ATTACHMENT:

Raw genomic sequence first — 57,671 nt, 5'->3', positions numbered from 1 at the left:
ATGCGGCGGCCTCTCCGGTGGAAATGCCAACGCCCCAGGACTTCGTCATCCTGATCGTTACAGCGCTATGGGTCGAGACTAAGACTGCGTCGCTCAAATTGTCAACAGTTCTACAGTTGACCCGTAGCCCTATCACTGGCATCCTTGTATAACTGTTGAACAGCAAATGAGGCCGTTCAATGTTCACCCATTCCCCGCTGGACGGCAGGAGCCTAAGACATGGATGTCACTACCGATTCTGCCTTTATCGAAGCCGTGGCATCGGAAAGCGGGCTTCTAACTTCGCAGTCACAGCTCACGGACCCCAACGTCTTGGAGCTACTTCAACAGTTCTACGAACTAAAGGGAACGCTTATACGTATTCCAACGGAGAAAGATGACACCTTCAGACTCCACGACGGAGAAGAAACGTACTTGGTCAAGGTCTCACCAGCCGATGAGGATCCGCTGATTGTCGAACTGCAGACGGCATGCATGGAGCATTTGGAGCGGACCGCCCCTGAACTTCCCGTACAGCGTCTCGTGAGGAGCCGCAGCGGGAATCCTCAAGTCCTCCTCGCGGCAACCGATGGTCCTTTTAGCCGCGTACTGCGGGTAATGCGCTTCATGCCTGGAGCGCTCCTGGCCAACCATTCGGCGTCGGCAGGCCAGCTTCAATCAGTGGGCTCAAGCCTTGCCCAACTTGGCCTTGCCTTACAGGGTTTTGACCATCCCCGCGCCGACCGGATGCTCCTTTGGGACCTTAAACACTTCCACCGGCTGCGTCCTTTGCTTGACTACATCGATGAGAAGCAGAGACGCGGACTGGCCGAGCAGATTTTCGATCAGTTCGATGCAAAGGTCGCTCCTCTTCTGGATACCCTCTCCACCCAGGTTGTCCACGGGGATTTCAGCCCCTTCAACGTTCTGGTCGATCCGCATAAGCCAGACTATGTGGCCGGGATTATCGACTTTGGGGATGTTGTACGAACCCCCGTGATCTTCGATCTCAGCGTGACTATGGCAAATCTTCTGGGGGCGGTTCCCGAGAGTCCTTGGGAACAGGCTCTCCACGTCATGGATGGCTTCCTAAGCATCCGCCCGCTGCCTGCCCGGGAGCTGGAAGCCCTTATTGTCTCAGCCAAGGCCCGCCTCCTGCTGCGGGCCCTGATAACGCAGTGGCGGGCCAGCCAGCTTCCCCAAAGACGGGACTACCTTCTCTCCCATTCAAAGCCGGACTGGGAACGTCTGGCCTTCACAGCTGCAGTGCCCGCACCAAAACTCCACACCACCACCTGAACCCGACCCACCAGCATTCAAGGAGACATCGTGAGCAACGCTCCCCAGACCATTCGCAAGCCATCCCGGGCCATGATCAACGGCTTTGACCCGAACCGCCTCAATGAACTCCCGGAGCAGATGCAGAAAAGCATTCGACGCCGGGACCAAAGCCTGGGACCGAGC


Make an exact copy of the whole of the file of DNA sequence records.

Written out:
Raw genomic sequence first — 57,671 nt, 5'->3', positions numbered from 1 at the left:
ATGCGGCGGCCTCTCCGGTGGAAATGCCAACGCCCCAGGACTTCGTCATCCTGATCGTTACAGCGCTATGGGTCGAGACTAAGACTGCGTCGCTCAAATTGTCAACAGTTCTACAGTTGACCCGTAGCCCTATCACTGGCATCCTTGTATAACTGTTGAACAGCAAATGAGGCCGTTCAATGTTCACCCATTCCCCGCTGGACGGCAGGAGCCTAAGACATGGATGTCACTACCGATTCTGCCTTTATCGAAGCCGTGGCATCGGAAAGCGGGCTTCTAACTTCGCAGTCACAGCTCACGGACCCCAACGTCTTGGAGCTACTTCAACAGTTCTACGAACTAAAGGGAACGCTTATACGTATTCCAACGGAGAAAGATGACACCTTCAGACTCCACGACGGAGAAGAAACGTACTTGGTCAAGGTCTCACCAGCCGATGAGGATCCGCTGATTGTCGAACTGCAGACGGCATGCATGGAGCATTTGGAGCGGACCGCCCCTGAACTTCCCGTACAGCGTCTCGTGAGGAGCCGCAGCGGGAATCCTCAAGTCCTCCTCGCGGCAACCGATGGTCCTTTTAGCCGCGTACTGCGGGTAATGCGCTTCATGCCTGGAGCGCTCCTGGCCAACCATTCGGCGTCGGCAGGCCAGCTTCAATCAGTGGGCTCAAGCCTTGCCCAACTTGGCCTTGCCTTACAGGGTTTTGACCATCCCCGCGCCGACCGGATGCTCCTTTGGGACCTTAAACACTTCCACCGGCTGCGTCCTTTGCTTGACTACATCGATGAGAAGCAGAGACGCGGACTGGCCGAGCAGATTTTCGATCAGTTCGATGCAAAGGTCGCTCCTCTTCTGGATACCCTCTCCACCCAGGTTGTCCACGGGGATTTCAGCCCCTTCAACGTTCTGGTCGATCCGCATAAGCCAGACTATGTGGCCGGGATTATCGACTTTGGGGATGTTGTACGAACCCCCGTGATCTTCGATCTCAGCGTGACTATGGCAAATCTTCTGGGGGCGGTTCCCGAGAGTCCTTGGGAACAGGCTCTCCACGTCATGGATGGCTTCCTAAGCATCCGCCCGCTGCCTGCCCGGGAGCTGGAAGCCCTTATTGTCTCAGCCAAGGCCCGCCTCCTGCTGCGGGCCCTGATAACGCAGTGGCGGGCCAGCCAGCTTCCCCAAAGACGGGACTACCTTCTCTCCCATTCAAAGCCGGACTGGGAACGTCTGGCCTTCACAGCTGCAGTGCCCGCACCAAAACTCCACACCACCACCTGAACCCGACCCACCAGCATTCAAGGAGACATCGTGAGCAACGCTCCCCAGACCATTCGCAAGCCATCCCGGGCCATGATCAACGGCTTTGACCCGAACCGCCTCAATGAACTCCCGGAGCAGATGCAGAAAAGCATTCGACGCCGGGACCAAAGCCTGGGACCGAGC